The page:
Your application may have methods to verify these suspicious records and

them the user's graph:
  • Verification over email
  • Out of band SMS
  • Multifactor authentications
  • Threat feeds (known proxies, Tor, known data center, etc)
  • Manual intervention from customer support
  • Older logins that have never been abusive

These are example verifications that remote credential thieves will have significant hurdles or friction to manipulate, allowing you to increase the size of your users known graph. You'll do this by sending verified record to


Additional verifications are entirely dependent on your own risk tolerance. A bitcoin company, for instance, may require true MFA to add a record, whereas a social website may

a record to the users graph if they've clicked on a link in their email.

AuthTables assumes that your authentication service assigns as-static-as-possible cookies or identifiers to your users clients, as their personal devices will reveal new IP addresses they are likely to authenticate from.

This allows less friction to the user and greatly reduces the need to prompt for MFA or other out-of-band-verifications. It also strongly identifies when a user is compromised by a more powerful, localized attack, or ATO of their registration email, allowing for much easier support scenarios to mitigate the user once you've eliminated remote credential reuse as a possibility.


It's entirely possible to limit AuthTables to only logging duty with no interference or interaction with your users. Implement custom alerting on your logs and can discover IP addresses or machine identifiers that are frequently appearing as suspicious logins which may surface high scale ATO driven attacks on your application.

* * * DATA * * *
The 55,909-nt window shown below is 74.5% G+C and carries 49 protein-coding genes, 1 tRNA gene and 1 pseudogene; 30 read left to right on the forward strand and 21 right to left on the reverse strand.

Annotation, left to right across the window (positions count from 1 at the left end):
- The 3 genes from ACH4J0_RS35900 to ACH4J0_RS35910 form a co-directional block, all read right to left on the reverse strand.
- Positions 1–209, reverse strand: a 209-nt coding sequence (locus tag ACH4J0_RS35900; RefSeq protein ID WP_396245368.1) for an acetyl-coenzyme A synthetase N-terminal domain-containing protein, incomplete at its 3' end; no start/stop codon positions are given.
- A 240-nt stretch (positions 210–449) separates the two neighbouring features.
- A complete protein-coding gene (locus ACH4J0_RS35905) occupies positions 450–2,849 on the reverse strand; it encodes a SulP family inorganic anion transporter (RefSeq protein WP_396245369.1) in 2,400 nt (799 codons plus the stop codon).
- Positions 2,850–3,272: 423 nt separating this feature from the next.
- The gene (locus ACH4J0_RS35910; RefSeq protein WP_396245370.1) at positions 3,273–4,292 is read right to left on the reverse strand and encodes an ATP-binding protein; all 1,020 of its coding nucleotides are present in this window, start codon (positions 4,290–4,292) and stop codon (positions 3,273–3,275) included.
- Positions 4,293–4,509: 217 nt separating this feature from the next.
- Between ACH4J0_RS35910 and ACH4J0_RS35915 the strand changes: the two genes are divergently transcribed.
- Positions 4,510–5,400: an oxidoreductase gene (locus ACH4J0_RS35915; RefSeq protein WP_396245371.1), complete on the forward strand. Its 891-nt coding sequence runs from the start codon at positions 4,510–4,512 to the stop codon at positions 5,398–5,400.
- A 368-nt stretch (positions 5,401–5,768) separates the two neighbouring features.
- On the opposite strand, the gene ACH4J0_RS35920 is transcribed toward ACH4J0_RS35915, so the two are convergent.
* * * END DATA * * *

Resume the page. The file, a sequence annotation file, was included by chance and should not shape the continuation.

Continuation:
AuthTables receives JSON POSTs to

containing UID, IP, and Machine ID.


AuthTables quickly responds whether this is a known record for the user. If either MID or IP is new, it will add this to their known record (Response: "OK") which grows their graph. If both are new, there is significant possibility that this account is taken over (Response: "BAD"), and should trigger a multifactor or email confirmation or other way of mitigating risk of ATO for this session. After this challenge, you can

the session to their graph, allowing them to operate in the future without challenges.


  • Extra Paranoid users who frequently change hosts and clear cookies (VPN's and Incognito) will frequently appear as credential thiefs. A VPN switch alone or an incognito browser alone will not appear suspicious, but we cannot
    a complete change of appearance (both).
  • Authentications from users victimized by localized attacks (like malware, see "Threats") require very different approaches, as the adversary will have access to their local machine identification and network, bypassing AuthTables detection.
  • AuthTables depends on your application to challenge users who appears suspicious, and
    ing their location after verification. However, methods outside of true MFA may have their own bypasses. For instance, email confirmation may suffer from a shared password with the original victim, allowing an attacker to confirm a new record for themselves.
  • In-Person account takeover, like "Friendly Fraud" or the "Malicious Family Member" bypasses AuthTables. Localized, personal attacks may share a laptop or wifi, both of which would bypass protections from AuthTables.

Running With Docker

Install docker / compose:

# build the container
docker-compose build
# run with a local redis
docker-compose up
# send a test command (assumes docker is bound to localhost)
curl localhost:8080/check \
 -H "Content-Type: application/json" \
 -XPOST -d \
 '{ "ip":"","mid":"my-device","uid":"magoo"}'
> OK
curl localhost:8080/check \
 -H "Content-Type: application/json" \
 -XPOST -d \
 '{ "ip":"","mid":"bad-device","uid":"magoo"}'

See more examples in

for local testing.